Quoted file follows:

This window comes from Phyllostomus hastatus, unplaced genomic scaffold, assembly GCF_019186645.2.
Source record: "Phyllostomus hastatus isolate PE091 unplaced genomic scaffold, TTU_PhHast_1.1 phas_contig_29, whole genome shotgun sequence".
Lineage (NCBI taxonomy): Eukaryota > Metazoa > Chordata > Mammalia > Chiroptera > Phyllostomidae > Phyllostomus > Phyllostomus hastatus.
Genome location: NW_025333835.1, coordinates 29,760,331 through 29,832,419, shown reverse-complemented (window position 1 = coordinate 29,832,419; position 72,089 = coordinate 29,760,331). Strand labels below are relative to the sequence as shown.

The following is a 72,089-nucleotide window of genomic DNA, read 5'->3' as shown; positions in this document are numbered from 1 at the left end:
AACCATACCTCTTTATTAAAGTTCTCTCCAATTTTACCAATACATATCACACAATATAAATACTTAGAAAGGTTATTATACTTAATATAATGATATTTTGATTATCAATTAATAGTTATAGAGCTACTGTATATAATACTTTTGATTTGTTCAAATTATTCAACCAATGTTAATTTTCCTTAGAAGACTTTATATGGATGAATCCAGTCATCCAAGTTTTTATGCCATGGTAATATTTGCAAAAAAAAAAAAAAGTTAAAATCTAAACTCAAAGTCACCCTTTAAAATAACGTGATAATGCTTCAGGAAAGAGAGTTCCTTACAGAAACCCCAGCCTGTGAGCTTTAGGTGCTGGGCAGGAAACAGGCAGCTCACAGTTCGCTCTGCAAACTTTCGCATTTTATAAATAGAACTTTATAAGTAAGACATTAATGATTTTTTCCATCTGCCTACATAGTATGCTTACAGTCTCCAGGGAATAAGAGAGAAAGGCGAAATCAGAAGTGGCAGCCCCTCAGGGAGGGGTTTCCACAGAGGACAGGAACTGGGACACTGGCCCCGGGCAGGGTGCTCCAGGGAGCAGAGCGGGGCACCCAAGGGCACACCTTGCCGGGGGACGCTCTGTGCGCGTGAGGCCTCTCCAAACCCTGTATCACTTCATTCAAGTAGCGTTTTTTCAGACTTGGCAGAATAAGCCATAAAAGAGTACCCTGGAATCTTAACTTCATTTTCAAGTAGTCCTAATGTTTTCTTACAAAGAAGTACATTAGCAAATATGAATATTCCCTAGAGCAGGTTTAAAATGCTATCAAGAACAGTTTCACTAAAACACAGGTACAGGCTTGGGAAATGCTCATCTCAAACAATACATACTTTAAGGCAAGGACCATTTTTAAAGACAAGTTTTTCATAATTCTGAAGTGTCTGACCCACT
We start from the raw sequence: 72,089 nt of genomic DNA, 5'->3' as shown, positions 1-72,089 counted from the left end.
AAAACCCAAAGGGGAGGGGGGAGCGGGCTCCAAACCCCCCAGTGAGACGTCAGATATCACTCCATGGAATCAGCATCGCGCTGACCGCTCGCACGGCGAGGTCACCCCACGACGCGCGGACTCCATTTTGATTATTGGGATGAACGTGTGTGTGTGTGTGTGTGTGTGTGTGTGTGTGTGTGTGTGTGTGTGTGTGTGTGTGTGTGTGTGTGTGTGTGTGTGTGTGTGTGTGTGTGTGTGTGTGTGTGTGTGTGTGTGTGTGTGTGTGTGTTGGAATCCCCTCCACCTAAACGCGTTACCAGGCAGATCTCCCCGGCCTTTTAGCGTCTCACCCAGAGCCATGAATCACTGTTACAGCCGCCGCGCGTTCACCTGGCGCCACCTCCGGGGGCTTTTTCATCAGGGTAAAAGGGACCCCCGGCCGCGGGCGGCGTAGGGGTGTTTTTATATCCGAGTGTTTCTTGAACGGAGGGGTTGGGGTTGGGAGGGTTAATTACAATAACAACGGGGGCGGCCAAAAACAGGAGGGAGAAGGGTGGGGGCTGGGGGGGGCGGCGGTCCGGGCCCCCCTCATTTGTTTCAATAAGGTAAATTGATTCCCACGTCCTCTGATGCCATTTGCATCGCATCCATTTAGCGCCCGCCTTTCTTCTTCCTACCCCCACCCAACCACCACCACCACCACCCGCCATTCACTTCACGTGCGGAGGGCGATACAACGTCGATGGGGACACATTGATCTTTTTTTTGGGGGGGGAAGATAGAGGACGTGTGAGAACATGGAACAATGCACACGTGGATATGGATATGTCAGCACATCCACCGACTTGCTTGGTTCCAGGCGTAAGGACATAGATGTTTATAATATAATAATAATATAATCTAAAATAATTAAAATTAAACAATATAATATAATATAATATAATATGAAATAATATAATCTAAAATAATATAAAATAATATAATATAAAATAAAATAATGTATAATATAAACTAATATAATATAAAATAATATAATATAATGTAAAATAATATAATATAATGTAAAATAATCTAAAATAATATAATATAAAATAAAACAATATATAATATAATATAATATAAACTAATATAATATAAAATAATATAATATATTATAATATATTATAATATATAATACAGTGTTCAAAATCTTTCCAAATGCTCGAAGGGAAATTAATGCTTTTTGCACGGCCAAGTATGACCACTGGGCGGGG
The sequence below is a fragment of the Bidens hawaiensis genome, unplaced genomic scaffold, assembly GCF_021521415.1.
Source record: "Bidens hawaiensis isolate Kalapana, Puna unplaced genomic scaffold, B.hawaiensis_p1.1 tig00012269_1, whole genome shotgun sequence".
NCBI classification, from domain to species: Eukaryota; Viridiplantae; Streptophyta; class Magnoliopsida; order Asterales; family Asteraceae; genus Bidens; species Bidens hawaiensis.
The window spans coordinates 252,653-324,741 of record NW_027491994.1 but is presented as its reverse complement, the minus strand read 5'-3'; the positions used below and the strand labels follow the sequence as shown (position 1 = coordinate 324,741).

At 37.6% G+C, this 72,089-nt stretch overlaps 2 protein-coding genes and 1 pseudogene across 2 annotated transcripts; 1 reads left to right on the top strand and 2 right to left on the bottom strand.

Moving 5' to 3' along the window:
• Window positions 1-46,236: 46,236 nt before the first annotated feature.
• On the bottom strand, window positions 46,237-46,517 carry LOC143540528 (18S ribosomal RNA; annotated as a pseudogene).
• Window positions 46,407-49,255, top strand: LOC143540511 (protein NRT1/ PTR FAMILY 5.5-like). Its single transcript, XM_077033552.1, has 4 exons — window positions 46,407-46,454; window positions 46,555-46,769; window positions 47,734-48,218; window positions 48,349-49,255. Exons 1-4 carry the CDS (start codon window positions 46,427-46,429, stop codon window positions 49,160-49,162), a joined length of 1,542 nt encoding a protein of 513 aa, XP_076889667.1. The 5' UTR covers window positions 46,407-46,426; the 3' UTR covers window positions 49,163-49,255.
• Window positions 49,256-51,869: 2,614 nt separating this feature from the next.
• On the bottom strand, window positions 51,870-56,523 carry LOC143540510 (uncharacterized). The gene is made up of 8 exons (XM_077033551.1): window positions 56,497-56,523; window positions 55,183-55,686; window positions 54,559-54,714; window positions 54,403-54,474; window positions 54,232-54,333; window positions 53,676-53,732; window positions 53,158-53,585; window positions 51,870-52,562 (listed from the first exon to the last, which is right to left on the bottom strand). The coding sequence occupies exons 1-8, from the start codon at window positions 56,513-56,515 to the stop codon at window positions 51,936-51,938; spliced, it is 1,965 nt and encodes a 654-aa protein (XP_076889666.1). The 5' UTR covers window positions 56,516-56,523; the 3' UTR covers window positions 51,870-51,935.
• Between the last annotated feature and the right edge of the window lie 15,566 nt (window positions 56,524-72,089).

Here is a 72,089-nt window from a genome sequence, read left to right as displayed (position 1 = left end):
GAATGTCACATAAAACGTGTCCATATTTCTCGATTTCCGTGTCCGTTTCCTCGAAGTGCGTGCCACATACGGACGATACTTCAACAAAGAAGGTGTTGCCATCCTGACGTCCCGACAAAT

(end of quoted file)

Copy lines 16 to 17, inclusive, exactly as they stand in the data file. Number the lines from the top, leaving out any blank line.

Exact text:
• On the bottom strand, window positions 46,237-46,517 carry LOC143540528 (18S ribosomal RNA; annotated as a pseudogene).
• Window positions 46,407-49,255, top strand: LOC143540511 (protein NRT1/ PTR FAMILY 5.5-like). Its single transcript, XM_077033552.1, has 4 exons — window positions 46,407-46,454; window positions 46,555-46,769; window positions 47,734-48,218; window positions 48,349-49,255. Exons 1-4 carry the CDS (start codon window positions 46,427-46,429, stop codon window positions 49,160-49,162), a joined length of 1,542 nt encoding a protein of 513 aa, XP_076889667.1. The 5' UTR covers window positions 46,407-46,426; the 3' UTR covers window positions 49,163-49,255.